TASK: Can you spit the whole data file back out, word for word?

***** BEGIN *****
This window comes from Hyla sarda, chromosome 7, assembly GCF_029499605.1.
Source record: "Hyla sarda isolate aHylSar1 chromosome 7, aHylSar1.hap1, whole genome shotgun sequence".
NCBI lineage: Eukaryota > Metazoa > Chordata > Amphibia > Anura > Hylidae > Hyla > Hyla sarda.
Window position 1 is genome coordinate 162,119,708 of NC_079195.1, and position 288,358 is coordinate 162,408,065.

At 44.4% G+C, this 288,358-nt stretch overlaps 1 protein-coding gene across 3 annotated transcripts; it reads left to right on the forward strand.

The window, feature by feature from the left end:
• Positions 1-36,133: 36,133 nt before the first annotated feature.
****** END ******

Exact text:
This window comes from Hyla sarda, chromosome 7, assembly GCF_029499605.1.
Source record: "Hyla sarda isolate aHylSar1 chromosome 7, aHylSar1.hap1, whole genome shotgun sequence".
NCBI lineage: Eukaryota > Metazoa > Chordata > Amphibia > Anura > Hylidae > Hyla > Hyla sarda.
Window position 1 is genome coordinate 162,119,708 of NC_079195.1, and position 288,358 is coordinate 162,408,065.

At 44.4% G+C, this 288,358-nt stretch overlaps 1 protein-coding gene across 3 annotated transcripts; it reads left to right on the forward strand.

The window, feature by feature from the left end:
• Positions 1-36,133: 36,133 nt before the first annotated feature.